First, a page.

Connecting Campus and Commerce

Jesse Torres brings experience advocating for HIspanic students to Texas State. He previously served as director of the Hispanic Scholarship Fund.

How Jesse Torres of Texas State University creates win-win partnerships between industry and education

Over the past decade, the student population of Texas State University has grown by 48 percent, making it the fifth-largest university in the state. Along with the growth spurt have emerged opportunities to serve the university’s population with corporate partnerships. Jesse Torres, Texas State’s director of development of corporate relations, specializes in bringing industry and education together in a way that is beneficial to all parties involved.

“The university was bursting with favorable circumstances but wasn’t taking advantage of those key opportunities to create partnerships that would mutually support the corporations, the university, and the students,” says Torres, who joined the university in 2012. “That’s when I was brought on board.”
The type of partnership Torres facilitates is exemplified by a relationship he recently built with University Federal Credit Union (UFCU). Torres used his resources to connect the financial services provider with key campus individuals who could help it better understand the needs of the Texas State campus community. UFCU’s goal was to build programs that would effectively serve the needs of the faculty, students, and staff. Torres was able to identify needs surrounding financial support for scholarships, campus-based organizations, and athletics. Thus, the programs created would allow UFCU the opportunity to sponsor high-profile events such as televised athletics or any event with high student and faculty participation.

President and CEO of University Federal Credit Union Tony C. Budet put it this way: “As UFCU’s mission is to help strengthen higher education communities through shared values and high-impact relationships, we are proud to enter into this new partnership with Texas State University.” The partnering company, in this case UFCU, benefits from this relationship through brand enhancement, brand recognition, and by getting connected to a workforce pipeline.

Torres keeps his focus on corporations looking to enhance their brand visibility. By forming a partnership with Texas State University, a company demonstrates that it does more than just provide a service; it fosters research collaborations with faculty and promotes career opportunities for graduating students and alumni.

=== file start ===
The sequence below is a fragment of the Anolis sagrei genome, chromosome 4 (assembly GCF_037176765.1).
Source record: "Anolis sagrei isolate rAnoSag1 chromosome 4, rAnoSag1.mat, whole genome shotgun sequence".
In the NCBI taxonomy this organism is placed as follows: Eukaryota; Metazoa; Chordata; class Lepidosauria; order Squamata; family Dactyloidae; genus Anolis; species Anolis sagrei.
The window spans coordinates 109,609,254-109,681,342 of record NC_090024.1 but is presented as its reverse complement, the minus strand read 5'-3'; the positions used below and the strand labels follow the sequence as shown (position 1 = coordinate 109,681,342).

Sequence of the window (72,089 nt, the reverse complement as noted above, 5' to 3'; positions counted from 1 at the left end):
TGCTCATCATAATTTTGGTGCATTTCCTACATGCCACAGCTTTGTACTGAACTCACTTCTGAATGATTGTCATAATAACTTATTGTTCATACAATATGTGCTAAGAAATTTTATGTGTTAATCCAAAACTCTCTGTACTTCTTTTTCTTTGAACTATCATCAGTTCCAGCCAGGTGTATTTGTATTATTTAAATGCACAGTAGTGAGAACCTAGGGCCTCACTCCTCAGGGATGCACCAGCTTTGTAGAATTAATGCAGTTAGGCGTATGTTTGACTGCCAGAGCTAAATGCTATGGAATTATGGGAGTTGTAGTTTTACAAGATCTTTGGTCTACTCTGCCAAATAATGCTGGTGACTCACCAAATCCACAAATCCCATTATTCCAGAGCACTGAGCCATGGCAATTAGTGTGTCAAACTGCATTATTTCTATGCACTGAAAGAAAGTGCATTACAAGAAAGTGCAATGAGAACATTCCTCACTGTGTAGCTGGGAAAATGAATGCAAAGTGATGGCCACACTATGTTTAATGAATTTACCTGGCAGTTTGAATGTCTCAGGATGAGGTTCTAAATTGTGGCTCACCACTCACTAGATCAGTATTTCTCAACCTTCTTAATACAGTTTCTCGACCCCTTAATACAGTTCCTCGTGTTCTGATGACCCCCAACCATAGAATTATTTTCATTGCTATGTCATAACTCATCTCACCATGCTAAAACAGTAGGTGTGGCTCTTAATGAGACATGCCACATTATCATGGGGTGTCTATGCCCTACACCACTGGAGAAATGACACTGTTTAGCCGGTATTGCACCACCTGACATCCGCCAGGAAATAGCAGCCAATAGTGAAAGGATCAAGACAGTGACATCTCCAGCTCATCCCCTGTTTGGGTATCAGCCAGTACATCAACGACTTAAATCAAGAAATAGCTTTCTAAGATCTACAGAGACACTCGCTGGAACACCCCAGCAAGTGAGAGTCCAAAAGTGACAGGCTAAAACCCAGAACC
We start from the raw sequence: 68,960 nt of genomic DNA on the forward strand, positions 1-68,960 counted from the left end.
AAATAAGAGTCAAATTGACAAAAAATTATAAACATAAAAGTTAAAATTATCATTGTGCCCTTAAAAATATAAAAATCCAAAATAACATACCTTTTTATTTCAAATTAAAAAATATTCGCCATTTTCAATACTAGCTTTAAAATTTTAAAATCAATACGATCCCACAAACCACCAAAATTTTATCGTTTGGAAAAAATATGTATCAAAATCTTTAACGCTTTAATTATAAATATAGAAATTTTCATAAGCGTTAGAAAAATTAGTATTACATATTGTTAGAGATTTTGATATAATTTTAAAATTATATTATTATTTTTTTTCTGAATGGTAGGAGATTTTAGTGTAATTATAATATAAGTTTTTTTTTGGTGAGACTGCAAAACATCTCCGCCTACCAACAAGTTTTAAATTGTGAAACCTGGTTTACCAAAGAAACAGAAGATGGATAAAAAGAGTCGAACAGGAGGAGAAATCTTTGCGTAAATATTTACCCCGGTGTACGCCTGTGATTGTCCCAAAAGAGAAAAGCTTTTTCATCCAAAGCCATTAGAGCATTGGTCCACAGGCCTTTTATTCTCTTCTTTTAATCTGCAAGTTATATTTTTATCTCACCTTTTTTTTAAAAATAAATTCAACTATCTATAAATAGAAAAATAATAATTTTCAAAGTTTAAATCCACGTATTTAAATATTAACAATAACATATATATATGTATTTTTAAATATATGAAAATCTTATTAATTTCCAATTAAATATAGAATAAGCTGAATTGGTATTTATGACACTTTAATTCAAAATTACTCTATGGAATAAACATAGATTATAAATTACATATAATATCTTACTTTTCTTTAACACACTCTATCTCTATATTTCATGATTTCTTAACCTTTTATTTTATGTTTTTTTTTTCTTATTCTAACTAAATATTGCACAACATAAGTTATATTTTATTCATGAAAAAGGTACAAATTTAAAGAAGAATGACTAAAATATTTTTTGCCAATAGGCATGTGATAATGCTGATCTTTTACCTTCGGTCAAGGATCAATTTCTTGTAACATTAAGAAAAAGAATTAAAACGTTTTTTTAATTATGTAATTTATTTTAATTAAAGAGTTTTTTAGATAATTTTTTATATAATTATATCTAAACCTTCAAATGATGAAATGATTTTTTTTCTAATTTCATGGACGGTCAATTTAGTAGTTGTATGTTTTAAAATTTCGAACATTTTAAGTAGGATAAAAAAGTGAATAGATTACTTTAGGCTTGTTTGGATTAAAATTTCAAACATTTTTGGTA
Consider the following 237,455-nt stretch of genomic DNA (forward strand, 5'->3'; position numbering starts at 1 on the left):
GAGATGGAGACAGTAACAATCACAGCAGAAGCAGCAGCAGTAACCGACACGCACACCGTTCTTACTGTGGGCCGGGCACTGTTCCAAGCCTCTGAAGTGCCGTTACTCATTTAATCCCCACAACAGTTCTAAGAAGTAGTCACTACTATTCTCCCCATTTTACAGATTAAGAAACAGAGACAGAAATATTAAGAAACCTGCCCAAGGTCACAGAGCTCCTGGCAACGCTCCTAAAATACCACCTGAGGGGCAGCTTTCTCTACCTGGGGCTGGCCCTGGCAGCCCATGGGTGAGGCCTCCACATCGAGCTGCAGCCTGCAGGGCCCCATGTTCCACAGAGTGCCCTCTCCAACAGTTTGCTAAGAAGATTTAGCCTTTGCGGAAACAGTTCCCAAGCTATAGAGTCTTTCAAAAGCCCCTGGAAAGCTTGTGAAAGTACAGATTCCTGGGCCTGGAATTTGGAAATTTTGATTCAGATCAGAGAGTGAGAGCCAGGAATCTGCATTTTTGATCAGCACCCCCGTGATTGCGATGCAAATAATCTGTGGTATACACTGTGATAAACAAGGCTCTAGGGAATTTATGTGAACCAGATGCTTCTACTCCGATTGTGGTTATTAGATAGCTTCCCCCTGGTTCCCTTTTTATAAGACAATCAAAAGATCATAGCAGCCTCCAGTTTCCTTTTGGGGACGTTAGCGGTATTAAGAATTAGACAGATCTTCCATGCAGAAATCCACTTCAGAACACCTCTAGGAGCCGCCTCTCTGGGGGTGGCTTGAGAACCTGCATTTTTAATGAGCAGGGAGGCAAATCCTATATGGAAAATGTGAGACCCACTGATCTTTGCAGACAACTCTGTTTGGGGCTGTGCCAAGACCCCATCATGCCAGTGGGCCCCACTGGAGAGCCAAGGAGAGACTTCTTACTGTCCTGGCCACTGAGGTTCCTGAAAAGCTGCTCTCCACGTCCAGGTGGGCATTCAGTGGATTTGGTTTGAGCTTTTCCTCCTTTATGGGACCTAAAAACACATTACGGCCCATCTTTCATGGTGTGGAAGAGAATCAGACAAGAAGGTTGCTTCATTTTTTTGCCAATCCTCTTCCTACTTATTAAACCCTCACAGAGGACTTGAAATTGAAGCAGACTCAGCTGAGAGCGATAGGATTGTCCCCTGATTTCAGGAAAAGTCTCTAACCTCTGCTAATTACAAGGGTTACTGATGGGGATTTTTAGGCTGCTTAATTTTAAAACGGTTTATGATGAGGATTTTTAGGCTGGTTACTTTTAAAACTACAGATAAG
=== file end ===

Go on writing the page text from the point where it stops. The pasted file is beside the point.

“As corporations flock to the Greater Austin area to expand or build corporate offices, Texas State proves to be an appealing partner,” Torres explains. He makes sure to offer partnerships that meet the needs of these corporations by providing access to the workforce pipeline, marketing, and research.
Torres says these partnerships benefit Texas State University just as much. “The campus community also gains brand enhancement, demonstrating that we’re not a regional college, we’re a national presence.”

Torres has defined and developed Texas State’s partnership program since he started. He is able to allocate funding to a number of programs by creating corporate partnerships with various departments within a corporation. He predicts that the partnership between Texas State University and UFCU will serve as a catalyst to create more multifaceted collaborations. “It is our first comprehensive, strategic partnership in that, it’s supporting a multitude of programs, research, and scholarships,” he says. “Now, our goal is to create similar contracts with other companies and demonstrate how investing in Texas State yields significant return on investment.”

These efforts, says Torres, also serve a purpose closer to his heart; fostering career growth in the Hispanic community. Texas State, with a Hispanic population of 30 percent, is the largest university in Texas that has been federally designated as a Hispanic-serving institution. “I’m out there visiting all of these corporations and creating contracts, and it’s painfully obvious that the Hispanic population in corporate America is extremely low compared with the actual population,” Torres says. Sitting on the board of his local Association of Latino Professionals in Finance and Accounting  (ALPFA) chapter in Austin, he sees that Latinos aren’t excluded from corporate America; “We’re just not producing enough graduates to fill those positions,” he says. “Only about 15 percent of Hispanics under age 25 have a college degree. Our university is helping change this by focusing on educating Hispanics, and our partnership program is increasing their visibility and opportunities in the workforce. Progress has been made.”